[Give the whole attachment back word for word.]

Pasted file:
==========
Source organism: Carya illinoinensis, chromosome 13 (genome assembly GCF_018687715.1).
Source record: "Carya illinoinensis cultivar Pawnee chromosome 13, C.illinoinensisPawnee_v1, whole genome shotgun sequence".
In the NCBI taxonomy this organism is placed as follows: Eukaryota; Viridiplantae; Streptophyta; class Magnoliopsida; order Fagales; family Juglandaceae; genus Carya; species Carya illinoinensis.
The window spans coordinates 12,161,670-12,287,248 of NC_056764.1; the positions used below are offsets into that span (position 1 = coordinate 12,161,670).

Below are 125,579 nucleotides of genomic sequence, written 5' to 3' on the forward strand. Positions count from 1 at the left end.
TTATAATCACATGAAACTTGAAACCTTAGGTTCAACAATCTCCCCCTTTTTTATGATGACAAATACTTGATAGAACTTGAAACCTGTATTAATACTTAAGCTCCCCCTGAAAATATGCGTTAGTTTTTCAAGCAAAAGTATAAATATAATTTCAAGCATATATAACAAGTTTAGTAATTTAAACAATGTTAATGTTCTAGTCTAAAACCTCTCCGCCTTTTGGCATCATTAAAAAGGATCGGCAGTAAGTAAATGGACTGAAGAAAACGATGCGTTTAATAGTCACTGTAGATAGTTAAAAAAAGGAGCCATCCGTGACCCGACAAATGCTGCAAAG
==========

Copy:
Source organism: Carya illinoinensis, chromosome 13 (genome assembly GCF_018687715.1).
Source record: "Carya illinoinensis cultivar Pawnee chromosome 13, C.illinoinensisPawnee_v1, whole genome shotgun sequence".
In the NCBI taxonomy this organism is placed as follows: Eukaryota; Viridiplantae; Streptophyta; class Magnoliopsida; order Fagales; family Juglandaceae; genus Carya; species Carya illinoinensis.
The window spans coordinates 12,161,670-12,287,248 of NC_056764.1; the positions used below are offsets into that span (position 1 = coordinate 12,161,670).

Below are 125,579 nucleotides of genomic sequence, written 5' to 3' on the forward strand. Positions count from 1 at the left end.
TTATAATCACATGAAACTTGAAACCTTAGGTTCAACAATCTCCCCCTTTTTTATGATGACAAATACTTGATAGAACTTGAAACCTGTATTAATACTTAAGCTCCCCCTGAAAATATGCGTTAGTTTTTCAAGCAAAAGTATAAATATAATTTCAAGCATATATAACAAGTTTAGTAATTTAAACAATGTTAATGTTCTAGTCTAAAACCTCTCCGCCTTTTGGCATCATTAAAAAGGATCGGCAGTAAGTAAATGGACTGAAGAAAACGATGCGTTTAATAGTCACTGTAGATAGTTAAAAAAAGGAGCCATCCGTGACCCGACAAATGCTGCAAAG